It's hard to deny the mastery of (NASDAQ:AMZN). The e-tailing bellwether is just one of three U.S. companies commanding a market cap north of $1 trillion, and it has clearly become a bigger part of our lives in this global pandemic. 

Pitting Amazon against Best Buy (NYSE:BBY) may seem cruel at first. The consumer electronics superstore chain is an icon of brick-and-mortar retailing. Best Buy has tried to cash in on e-commerce, but won't the high costs of running and staffing an empire of local stores be an expense-saddled albatross around its neck? Isn't Best Buy simply the Circuit City that lived? 

The winner may seem obvious at first, but let's take a closer look at two retailing players that have not only survived, but thrived along the way. Let's pit Amazon against Best Buy to see which one is the better stock to buy right now. 

A customer walking away from a store pickup register at a Best Buy

Image source: Best Buy.

Let's go shopping

Amazon has clearly been the better investment in the past, generating game-changing wealth for investors. However, don't underestimate the kind of gains Best Buy has delivered through both capital appreciation and income. Dividends probably didn't initially factor into your decision process because Amazon has never shelled out a cash distribution to its shareholders. It's a different story at Best Buy, which is currently yielding 2.9%. Best Buy has also boosted its payouts in each of the past eight years.

Best Buy obviously isn't a consideration just because it's the one that pays a steady and (for now) growing dividend. Amazon has been the bigger winner through most stretches of time, but sometimes it can be fairly close. 

Let's draw the starting line at the tail end of 2012. Best Buy had initially thrived after the 2008 liquidation of Circuit City, but it was in bad shape just a few years later. Revenue and profitability were going the wrong way, and the chain brought in Hubert Joly to turn things around. His Renew Blue strategy aimed at breathing new life into customer satisfaction while also boosting market share, revenue growth, and margins. It worked, for the most part, and since the start of 2013, the stock has delivered a dividend-adjusted gain of 699% through Thursday's close. 

Amazon has fared even better, with its stock soaring 852% in that time. Amazon's global breadth has only continued to grow. There are now more than 150 million Amazon Prime members paying for access to expedited shipping, exclusive discounts, and a growing treasure trove of digital services. However, Amazon hasn't been afraid of joining Best Buy in the brick-and-mortar world. Its $13.7 billion acquisition of Whole Foods Market, opening namesake stores, and expanding its localized distribution centers to provide even speedier deliveries make it more than just an online retailer these days.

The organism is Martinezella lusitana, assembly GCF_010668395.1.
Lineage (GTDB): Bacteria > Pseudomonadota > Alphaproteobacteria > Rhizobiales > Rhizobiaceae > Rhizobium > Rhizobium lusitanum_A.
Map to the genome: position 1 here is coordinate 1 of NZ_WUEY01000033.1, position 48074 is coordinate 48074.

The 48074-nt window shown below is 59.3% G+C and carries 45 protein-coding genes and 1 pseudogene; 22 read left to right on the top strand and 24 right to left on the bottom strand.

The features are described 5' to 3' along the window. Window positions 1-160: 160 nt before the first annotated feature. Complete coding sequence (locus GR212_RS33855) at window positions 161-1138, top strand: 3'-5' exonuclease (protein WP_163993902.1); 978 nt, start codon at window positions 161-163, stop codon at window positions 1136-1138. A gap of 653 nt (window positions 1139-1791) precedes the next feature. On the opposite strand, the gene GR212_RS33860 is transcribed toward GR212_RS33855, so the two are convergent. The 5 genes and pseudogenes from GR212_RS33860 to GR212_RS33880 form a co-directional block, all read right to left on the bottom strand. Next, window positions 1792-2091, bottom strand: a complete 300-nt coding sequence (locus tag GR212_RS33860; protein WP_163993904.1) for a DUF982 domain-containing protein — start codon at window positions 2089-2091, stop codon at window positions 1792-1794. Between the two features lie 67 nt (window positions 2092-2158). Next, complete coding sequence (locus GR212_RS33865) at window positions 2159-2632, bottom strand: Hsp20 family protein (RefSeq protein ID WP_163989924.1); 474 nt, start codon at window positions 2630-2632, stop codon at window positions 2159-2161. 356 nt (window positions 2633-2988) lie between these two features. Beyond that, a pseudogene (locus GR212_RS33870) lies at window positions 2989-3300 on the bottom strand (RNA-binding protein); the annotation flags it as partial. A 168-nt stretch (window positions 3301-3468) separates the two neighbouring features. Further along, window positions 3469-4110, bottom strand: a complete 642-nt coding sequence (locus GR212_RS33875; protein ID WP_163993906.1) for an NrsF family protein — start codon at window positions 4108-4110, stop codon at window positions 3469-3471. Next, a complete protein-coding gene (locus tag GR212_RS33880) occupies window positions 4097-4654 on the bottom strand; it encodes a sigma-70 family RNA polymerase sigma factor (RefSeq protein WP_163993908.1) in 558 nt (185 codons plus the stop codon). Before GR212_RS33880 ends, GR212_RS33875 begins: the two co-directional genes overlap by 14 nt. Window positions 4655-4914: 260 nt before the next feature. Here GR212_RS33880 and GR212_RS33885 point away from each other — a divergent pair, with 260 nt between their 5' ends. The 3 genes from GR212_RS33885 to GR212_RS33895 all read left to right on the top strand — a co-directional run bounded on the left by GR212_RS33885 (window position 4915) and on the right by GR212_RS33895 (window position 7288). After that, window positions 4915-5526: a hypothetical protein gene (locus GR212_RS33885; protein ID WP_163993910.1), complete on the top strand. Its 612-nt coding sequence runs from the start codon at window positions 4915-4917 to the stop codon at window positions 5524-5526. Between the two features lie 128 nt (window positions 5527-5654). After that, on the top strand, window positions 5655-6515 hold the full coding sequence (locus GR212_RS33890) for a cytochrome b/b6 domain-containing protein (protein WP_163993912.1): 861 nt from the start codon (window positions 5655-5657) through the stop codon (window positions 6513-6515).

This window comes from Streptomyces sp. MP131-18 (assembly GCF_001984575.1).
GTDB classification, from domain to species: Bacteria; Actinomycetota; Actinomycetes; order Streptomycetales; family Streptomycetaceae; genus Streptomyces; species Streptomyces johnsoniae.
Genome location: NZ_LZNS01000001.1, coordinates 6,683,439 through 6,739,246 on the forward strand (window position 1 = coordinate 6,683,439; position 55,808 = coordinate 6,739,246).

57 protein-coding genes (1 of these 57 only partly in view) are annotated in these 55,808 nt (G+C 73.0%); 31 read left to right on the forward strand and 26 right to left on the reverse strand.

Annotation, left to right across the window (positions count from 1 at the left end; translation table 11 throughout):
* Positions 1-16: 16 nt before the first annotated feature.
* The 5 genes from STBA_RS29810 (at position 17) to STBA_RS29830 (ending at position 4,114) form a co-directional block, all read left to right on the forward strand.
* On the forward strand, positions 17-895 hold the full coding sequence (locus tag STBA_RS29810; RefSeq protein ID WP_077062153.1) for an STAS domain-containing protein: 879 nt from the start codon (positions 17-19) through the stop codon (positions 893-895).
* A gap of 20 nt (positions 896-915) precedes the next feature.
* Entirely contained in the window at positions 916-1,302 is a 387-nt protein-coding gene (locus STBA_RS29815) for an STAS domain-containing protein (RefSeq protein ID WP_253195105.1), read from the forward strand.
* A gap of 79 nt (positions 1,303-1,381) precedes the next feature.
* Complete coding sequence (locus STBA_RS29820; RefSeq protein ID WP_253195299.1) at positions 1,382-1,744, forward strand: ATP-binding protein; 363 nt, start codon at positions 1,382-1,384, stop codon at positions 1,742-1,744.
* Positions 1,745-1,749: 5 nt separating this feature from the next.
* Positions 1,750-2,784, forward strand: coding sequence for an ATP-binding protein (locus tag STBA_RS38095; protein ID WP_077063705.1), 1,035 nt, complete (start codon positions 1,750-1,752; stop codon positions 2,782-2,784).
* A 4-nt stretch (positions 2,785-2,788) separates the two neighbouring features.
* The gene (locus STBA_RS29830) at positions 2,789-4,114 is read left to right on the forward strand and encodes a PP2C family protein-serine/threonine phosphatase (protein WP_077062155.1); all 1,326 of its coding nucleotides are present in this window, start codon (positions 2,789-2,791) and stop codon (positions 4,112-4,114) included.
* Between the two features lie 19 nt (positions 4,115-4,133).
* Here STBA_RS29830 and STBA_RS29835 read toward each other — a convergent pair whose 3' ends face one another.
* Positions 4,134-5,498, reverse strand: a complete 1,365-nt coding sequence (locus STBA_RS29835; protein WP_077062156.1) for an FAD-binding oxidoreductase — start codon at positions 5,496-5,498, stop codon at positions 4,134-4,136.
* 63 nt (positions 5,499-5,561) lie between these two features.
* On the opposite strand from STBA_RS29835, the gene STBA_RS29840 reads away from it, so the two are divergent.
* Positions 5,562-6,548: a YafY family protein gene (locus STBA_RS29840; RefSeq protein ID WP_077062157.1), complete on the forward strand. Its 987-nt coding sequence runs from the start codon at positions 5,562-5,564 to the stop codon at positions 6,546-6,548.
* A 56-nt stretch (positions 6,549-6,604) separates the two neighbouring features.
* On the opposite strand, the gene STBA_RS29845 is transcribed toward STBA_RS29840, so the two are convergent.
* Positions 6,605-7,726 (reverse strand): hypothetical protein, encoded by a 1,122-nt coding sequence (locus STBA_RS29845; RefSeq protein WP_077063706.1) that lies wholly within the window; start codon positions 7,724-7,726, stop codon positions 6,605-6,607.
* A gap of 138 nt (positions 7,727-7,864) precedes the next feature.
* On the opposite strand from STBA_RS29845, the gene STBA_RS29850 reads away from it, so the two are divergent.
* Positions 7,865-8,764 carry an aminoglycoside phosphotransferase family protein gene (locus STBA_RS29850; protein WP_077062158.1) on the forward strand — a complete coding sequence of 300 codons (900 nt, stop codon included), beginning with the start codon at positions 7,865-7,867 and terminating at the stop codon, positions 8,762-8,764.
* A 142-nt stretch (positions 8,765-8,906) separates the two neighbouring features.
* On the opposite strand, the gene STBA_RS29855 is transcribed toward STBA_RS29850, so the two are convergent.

Best Buy has also gotten better about cyberspace. More than a quarter of its sales are now being generated online, and it's not as if its physical locations have become ghost towns. Comps have risen in each of the past 12 quarters, but that streak will likely come to an end when it reports financial results for its first pandemic-smacked quarter later this month. 

One shouldn't underestimate Best Buy. Even with Joly stepping aside as CEO last year, the chain is still finding ways to pad its relevance. The stock is also trading at much lower multiples than Amazon. Its trailing P/E is in the low teens. Amazon fetches eight times the price-to-sales ratio of Best Buy. 

There will be winners among the brick-and-mortar chains, and Best Buy is one of the few retail stocks getting it right in this climate. However, it's hard to bet against the global leader that isn't skipping a beat during this COVID-19 slowdown. Amazon is the better buy, but don't be surprised if both companies wind up beating the market from here. 

This article represents the opinion of the writer, who may disagree with the “official” recommendation position of a Motley Fool premium advisory service. We’re motley! Questioning an investing thesis -- even one of our own -- helps us all think critically about investing and make decisions that help us become smarter, happier, and richer.